177 years ago today, the American writer Henry David Thoreau embarked on a two-year experiment in simple living at Walden near Concord, Massachusetts. Thoreau built a small cabin (10 x 14 feet) on land owned by Ralph Waldo Emerson in a forest around the shores of Walden Pond.

He published Walden, or Life in the Woods nine years later, recounting the two years he had spent on the land. Part memoir and part spiritual quest, Walden later became an American classic for its exploration of natural simplicity, harmony, and beauty as models for a meaningful world. WATCH a short tour… (1845)


Also, 83 years ago today, Lou Gehrig, afflicted with a fatal disease, stepped to a microphone at New York’s Yankee Stadium and announced his retirement from baseball, telling the crowd that he considered himself “The luckiest man on the face of the earth”.

The poignant address was “one of the most touching scenes ever witnessed on a ball field”, said The New York Times. The 61,808 fans were silent during the minute-long speech, then rose to their feet thundering a hearty farewell during a two-minute standing ovation. Known as ‘baseball’s Gettysburg Address’ it began like this: “Fans, for the past two weeks, you’ve been reading about a bad break. [Referring to his ALS diagnosis, which we now call Lou Gehrig’s disease.] Today I consider myself the luckiest man on the face of the earth.” The 36-year-old was visibly shaken as he stepped back from the microphone, and wiped the tears away from his face with his handkerchief. Then, Babe Ruth came over and hugged him as a band played I Love You Truly and the crowd chanted, ‘We love you, Lou’.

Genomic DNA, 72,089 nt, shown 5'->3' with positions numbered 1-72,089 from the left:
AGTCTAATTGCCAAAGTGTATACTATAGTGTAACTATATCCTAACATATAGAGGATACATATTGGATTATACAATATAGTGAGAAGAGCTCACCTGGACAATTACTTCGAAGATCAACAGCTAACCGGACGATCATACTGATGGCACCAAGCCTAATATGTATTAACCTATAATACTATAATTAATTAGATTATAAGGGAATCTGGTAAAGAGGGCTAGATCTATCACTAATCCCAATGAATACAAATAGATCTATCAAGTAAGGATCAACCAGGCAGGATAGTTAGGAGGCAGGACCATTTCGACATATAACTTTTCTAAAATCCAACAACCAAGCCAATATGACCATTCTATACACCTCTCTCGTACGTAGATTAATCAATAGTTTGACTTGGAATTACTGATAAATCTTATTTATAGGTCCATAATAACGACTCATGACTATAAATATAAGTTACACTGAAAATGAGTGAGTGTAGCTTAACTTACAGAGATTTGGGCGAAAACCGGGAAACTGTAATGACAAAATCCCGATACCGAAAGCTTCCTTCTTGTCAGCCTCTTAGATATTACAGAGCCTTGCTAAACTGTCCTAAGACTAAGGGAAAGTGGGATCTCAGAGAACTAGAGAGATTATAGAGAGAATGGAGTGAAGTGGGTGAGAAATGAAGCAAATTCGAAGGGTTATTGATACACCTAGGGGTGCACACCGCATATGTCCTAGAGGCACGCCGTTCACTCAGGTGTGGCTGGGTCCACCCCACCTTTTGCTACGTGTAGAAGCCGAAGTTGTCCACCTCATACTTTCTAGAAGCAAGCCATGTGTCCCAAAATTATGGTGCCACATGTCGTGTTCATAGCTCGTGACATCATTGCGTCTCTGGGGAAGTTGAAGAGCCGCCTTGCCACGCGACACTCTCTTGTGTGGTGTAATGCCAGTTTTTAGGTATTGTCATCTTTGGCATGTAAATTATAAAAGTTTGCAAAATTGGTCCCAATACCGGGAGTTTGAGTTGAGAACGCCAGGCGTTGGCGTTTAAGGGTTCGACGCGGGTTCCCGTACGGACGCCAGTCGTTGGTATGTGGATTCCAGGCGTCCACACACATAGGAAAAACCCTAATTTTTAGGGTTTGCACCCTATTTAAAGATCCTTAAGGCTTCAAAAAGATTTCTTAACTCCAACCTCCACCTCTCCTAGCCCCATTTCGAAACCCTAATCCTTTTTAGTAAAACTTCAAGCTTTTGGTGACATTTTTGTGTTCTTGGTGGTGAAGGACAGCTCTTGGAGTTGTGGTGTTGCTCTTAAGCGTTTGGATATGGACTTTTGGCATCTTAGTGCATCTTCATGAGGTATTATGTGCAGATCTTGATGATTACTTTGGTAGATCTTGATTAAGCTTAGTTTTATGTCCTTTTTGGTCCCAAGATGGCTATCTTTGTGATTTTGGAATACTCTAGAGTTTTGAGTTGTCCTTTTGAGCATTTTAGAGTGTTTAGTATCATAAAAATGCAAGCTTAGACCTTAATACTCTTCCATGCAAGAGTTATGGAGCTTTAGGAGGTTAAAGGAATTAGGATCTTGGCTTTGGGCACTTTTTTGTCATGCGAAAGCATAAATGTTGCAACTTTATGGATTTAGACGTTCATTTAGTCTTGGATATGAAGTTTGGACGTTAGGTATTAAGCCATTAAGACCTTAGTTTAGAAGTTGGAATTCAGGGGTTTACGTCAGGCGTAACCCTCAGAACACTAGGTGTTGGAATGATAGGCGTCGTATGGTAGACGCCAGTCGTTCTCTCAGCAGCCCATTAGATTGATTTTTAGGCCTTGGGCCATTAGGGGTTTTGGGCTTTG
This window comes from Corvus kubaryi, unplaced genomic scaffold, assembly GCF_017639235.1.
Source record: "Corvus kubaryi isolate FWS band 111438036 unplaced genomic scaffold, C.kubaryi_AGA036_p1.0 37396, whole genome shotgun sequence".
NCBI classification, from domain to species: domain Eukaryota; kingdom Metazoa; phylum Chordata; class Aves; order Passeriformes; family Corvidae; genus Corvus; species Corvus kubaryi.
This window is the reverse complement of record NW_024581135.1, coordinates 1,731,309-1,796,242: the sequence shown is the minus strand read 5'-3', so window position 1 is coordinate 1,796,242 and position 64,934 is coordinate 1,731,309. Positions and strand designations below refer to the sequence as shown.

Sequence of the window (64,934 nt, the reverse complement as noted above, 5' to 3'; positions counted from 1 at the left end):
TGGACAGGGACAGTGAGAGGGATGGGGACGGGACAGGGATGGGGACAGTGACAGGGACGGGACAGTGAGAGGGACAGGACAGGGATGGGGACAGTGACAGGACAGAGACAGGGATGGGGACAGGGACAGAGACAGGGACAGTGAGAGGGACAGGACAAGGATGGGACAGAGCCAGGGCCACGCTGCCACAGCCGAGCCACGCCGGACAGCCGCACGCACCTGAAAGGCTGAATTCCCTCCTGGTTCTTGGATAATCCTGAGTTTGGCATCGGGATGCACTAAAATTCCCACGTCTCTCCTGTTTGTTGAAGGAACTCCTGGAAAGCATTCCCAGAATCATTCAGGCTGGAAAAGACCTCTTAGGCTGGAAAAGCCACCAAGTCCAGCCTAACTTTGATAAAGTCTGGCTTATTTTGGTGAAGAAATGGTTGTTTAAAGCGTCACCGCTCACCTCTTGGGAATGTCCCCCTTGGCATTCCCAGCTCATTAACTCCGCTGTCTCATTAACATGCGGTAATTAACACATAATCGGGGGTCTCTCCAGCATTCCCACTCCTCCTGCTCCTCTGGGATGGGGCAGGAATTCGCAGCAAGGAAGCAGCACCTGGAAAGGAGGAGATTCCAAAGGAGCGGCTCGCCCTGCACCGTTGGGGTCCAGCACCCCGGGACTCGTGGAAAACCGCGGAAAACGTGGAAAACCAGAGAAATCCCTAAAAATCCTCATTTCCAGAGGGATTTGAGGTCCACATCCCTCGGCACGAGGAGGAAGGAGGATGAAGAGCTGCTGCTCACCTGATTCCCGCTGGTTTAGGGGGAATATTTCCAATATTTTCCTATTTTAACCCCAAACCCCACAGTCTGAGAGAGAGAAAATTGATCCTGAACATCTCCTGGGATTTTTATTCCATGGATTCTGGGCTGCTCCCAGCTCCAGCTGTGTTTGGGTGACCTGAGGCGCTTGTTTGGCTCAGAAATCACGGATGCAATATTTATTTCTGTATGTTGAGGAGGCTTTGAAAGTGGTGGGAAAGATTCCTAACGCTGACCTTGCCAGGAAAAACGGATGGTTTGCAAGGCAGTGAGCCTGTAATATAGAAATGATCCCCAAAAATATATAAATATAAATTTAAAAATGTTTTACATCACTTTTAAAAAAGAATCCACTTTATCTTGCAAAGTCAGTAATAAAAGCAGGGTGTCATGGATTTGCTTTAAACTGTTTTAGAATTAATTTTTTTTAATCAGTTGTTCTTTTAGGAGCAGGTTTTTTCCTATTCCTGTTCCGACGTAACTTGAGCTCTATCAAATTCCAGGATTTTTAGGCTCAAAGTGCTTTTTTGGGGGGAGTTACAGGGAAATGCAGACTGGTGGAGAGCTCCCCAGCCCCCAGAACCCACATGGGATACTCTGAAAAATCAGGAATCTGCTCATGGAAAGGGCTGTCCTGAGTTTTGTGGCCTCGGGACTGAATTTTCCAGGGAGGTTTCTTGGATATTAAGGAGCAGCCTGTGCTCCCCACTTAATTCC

He continued, “I have been in ballparks for 17 years and have never received anything but kindness and encouragement from you fans. When you look around, wouldn’t you consider it a privilege to associate yourself with such fine-looking men as are standing in uniform in this ballpark today?” He closed by saying, “So I close in saying that I might have been given a bad break, but I’ve got an awful lot to live for. – Thank you.”

The humble Gehrig set several major-league records during his career, including the most career grand slams—23—and most consecutive games played (2,130), a record that stood for 56 years, was long considered unbreakable, and earned him the name The Iron Horse. He died two years later. (1939)

And, on this day 84 years ago, Bill Withers, was born. The soulful American singer-songwriter and musician earned three Grammys and a place in the Rock and Roll Hall of Fame for his classics, “Lean on Me“, “Ain’t No Sunshine“, “Use Me” and “Just the Two of Us”.

Born in the small coal-mining town of Slab Fork, West Virginia, he spoke with a stutter in his childhood until he overcame it serving for nine years in the US Navy when he turned 18. He then moved to Los Angeles and worked in factories, while pursuing a music career. Even after he debuted with the song “Ain’t No Sunshine”, he refused to quit his job because he believed the music business was too fickle. The singer died in 2020. (1938)